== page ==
FRE0 saidI ignore fashion. I stopped shaving in 1974 because I became tired of dealing with the incompatible combination of tough beard and tender skin. There really was no satisfactory way for me to shave. If I shaved closely enough to be socially acceptable, I had trouble with ingrown hair, pimples, and bleeding. So, when I felt that it had become at least slightly socially acceptable to stop shaving and that it would not impact my ability to support myself, I stopped shaving.
It seems strange that for many years the fashion of shaving was foisted upon American men. If people want to shave and if it is a quick and painless operation for them, OK. But it ought to be optional.
I thought it was optional except for some professions/jobs.
There was a long period, roughly from the early 1920s to the early 1970s, when it was generally socially unacceptable to have any facial hair except perhaps for a very light mustache and even that was suspect. Even sideburns were unacceptable if they extended below the middle of the ear. It was either conform or suffer consequences and the consequences could include restricting employment opportunities.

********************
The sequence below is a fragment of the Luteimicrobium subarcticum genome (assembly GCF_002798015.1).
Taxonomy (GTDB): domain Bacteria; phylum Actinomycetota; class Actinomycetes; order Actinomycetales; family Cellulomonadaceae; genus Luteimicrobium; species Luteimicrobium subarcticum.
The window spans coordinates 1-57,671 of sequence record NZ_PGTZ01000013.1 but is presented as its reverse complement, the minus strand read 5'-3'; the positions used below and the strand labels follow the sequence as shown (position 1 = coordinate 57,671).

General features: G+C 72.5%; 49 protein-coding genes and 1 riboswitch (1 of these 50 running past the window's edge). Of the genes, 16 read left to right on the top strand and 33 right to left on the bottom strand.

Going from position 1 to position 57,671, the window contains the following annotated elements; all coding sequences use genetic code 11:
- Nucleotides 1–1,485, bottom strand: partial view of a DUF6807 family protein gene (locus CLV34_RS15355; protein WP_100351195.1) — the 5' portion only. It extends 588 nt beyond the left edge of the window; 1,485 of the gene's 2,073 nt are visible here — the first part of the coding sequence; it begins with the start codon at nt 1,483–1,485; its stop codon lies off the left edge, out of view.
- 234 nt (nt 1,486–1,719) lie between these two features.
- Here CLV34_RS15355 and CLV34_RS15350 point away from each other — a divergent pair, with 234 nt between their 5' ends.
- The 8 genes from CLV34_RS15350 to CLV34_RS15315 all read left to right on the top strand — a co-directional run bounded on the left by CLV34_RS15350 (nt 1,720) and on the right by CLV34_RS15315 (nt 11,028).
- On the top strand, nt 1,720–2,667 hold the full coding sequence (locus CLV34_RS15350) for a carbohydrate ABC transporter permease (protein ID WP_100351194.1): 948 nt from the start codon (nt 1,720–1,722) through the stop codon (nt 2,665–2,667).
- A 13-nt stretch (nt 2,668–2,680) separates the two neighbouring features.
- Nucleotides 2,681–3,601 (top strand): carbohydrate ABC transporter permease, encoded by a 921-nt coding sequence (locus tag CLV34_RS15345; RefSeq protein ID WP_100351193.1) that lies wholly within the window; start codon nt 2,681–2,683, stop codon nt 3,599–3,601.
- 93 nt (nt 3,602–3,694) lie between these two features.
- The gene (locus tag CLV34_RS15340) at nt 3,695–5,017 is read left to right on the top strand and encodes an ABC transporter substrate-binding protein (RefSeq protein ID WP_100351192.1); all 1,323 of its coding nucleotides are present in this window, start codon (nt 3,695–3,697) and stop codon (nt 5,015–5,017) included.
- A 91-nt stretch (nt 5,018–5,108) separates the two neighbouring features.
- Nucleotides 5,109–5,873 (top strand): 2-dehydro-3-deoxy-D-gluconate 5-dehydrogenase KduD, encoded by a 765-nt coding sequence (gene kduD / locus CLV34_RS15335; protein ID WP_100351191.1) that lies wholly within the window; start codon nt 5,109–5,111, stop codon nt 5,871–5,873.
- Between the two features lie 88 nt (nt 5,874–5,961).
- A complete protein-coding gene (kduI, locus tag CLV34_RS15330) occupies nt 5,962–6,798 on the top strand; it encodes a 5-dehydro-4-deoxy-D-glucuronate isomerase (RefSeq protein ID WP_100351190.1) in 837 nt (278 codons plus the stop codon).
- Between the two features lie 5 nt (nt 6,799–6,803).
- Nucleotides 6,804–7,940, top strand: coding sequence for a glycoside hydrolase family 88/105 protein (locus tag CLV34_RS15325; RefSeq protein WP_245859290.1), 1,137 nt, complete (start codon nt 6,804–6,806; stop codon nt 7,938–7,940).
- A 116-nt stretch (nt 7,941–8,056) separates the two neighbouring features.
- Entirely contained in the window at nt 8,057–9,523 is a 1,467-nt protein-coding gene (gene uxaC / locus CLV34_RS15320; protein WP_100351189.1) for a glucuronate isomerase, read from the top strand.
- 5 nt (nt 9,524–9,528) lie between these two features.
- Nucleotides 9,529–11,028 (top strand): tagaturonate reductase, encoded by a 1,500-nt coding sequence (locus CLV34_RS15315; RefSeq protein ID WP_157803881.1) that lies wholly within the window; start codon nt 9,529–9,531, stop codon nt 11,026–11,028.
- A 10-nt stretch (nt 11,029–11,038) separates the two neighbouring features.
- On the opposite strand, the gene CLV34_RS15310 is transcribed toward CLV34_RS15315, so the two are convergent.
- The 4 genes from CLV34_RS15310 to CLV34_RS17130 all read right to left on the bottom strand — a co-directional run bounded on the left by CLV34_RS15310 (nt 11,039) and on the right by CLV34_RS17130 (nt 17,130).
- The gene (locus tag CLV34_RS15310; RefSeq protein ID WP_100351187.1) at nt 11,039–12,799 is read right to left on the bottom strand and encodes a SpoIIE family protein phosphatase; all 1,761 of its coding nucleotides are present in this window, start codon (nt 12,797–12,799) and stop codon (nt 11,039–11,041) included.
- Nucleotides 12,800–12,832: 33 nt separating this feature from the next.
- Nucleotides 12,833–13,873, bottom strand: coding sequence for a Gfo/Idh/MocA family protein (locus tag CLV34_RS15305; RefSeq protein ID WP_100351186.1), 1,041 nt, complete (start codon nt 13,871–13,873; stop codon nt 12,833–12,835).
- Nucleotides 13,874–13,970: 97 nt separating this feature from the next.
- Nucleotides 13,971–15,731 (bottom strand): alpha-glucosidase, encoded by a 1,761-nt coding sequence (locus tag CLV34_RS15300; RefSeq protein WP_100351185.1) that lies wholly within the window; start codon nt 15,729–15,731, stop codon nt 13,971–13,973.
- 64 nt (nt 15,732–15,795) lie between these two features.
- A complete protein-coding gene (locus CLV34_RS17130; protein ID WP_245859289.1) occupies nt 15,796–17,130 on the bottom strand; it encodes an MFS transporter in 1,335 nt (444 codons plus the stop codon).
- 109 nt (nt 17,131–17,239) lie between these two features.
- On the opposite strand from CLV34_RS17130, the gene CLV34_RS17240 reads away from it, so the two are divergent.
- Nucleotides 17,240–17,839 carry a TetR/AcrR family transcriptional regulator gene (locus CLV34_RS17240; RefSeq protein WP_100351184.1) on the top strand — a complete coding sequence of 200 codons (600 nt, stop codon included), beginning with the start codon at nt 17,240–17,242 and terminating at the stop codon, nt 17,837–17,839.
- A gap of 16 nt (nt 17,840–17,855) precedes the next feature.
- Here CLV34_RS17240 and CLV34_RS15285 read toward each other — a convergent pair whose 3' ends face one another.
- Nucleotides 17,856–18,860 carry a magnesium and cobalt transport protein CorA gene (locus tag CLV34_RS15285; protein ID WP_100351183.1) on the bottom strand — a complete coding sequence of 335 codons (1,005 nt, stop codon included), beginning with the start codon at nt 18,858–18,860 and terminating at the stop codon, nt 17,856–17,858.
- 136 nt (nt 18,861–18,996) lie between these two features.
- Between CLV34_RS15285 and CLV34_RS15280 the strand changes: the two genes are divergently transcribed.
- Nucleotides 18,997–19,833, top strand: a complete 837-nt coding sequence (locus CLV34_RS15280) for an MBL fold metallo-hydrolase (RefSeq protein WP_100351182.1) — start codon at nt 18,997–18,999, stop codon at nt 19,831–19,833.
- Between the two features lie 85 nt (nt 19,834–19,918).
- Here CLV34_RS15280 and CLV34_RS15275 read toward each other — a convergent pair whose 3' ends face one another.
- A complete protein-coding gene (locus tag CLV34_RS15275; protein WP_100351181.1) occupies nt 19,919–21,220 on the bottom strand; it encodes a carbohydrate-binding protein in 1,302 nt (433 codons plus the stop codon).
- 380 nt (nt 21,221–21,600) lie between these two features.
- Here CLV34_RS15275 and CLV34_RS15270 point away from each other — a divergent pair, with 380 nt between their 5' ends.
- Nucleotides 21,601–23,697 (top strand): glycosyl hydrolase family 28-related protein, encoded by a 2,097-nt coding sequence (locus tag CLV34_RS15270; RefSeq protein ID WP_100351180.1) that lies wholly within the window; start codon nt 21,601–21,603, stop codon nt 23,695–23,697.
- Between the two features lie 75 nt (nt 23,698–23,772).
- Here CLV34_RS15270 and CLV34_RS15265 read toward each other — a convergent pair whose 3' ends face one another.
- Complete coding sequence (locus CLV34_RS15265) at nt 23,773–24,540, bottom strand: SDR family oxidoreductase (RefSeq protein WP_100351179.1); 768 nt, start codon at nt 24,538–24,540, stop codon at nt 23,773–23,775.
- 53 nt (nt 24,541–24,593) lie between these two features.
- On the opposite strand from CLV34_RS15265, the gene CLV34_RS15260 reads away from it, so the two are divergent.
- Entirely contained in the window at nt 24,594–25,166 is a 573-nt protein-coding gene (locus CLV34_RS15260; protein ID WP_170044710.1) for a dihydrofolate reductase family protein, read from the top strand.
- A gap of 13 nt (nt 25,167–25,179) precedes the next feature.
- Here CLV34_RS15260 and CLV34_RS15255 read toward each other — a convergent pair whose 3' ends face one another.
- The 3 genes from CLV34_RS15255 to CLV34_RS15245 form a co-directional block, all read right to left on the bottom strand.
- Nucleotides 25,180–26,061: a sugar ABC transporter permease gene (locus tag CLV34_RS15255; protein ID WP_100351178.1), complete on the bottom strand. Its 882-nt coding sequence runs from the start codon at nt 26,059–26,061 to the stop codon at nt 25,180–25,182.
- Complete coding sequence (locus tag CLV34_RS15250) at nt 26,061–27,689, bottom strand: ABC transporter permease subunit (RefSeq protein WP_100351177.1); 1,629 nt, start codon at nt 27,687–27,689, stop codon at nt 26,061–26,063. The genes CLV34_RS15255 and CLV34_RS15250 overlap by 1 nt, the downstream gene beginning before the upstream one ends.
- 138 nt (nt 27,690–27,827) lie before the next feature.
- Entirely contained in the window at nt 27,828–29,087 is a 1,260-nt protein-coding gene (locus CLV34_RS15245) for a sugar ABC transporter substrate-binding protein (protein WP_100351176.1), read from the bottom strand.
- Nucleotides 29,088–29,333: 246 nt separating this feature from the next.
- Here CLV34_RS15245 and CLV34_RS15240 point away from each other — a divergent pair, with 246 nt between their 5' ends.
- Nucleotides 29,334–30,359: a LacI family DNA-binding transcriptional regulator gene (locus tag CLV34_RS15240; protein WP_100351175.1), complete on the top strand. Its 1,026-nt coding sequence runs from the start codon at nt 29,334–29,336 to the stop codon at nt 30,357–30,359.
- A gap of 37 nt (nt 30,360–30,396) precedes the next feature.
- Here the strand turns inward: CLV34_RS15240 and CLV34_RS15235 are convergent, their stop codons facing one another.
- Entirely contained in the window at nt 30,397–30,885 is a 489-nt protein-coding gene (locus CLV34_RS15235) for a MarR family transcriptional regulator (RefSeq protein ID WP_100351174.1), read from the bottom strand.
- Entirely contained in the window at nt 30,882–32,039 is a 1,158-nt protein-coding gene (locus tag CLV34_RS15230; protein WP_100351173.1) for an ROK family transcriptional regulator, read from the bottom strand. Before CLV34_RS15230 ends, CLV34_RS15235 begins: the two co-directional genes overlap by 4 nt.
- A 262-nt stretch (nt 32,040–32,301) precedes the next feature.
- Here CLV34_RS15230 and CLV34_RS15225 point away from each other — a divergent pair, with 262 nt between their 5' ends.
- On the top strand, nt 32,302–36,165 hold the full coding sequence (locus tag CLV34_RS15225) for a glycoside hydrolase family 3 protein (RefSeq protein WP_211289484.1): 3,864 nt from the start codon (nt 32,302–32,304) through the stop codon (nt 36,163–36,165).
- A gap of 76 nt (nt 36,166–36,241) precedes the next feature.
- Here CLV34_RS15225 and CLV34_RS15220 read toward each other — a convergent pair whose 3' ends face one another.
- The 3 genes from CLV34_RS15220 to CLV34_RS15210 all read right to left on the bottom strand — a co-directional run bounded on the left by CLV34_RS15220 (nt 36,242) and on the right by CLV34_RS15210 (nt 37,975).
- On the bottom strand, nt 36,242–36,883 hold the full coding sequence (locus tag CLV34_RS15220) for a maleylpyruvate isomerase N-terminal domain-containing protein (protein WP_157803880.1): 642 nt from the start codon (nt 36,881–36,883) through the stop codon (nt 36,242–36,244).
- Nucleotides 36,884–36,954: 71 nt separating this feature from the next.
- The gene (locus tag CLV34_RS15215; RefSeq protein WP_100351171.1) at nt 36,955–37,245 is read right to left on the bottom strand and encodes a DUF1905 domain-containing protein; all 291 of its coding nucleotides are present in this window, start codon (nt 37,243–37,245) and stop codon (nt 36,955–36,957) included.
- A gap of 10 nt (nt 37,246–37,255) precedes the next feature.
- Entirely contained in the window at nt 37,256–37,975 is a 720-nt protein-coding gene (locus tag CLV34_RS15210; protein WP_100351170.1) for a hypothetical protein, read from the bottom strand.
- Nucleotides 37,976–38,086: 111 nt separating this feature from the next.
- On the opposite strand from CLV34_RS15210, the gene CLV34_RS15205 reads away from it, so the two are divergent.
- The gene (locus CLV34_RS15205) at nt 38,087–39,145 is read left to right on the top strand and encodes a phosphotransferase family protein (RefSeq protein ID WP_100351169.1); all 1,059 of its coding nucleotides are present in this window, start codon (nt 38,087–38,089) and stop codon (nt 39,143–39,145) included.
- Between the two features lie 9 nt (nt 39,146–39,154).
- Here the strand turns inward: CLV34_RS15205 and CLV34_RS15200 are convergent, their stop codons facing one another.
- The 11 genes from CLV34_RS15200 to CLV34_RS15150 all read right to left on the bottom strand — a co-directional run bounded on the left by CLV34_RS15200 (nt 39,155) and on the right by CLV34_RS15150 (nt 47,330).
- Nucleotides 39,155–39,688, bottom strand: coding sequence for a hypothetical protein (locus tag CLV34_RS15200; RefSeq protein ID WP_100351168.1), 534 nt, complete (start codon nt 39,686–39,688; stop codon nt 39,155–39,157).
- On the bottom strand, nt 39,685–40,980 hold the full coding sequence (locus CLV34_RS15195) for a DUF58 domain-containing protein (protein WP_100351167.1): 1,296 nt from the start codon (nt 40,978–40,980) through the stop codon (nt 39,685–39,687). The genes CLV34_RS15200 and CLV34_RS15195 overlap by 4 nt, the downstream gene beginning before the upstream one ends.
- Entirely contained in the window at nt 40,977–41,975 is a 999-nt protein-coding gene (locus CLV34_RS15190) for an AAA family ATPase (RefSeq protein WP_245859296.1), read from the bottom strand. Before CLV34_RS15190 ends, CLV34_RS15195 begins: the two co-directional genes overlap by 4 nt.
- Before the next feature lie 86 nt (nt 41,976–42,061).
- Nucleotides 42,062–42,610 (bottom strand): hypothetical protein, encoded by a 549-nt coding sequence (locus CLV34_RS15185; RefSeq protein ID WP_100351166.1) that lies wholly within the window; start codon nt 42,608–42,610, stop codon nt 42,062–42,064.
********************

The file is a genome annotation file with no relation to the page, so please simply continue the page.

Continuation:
When I was a boarding school preppy, one of the students would be playing a part in a Gilbert and Sullivan operetta. He was also the organist at the local baptist church. In preparation for the operetta, he was growing long sideburns. Because of the reaction of the church congregation, he had to shave off the sideburns. That was in 1955.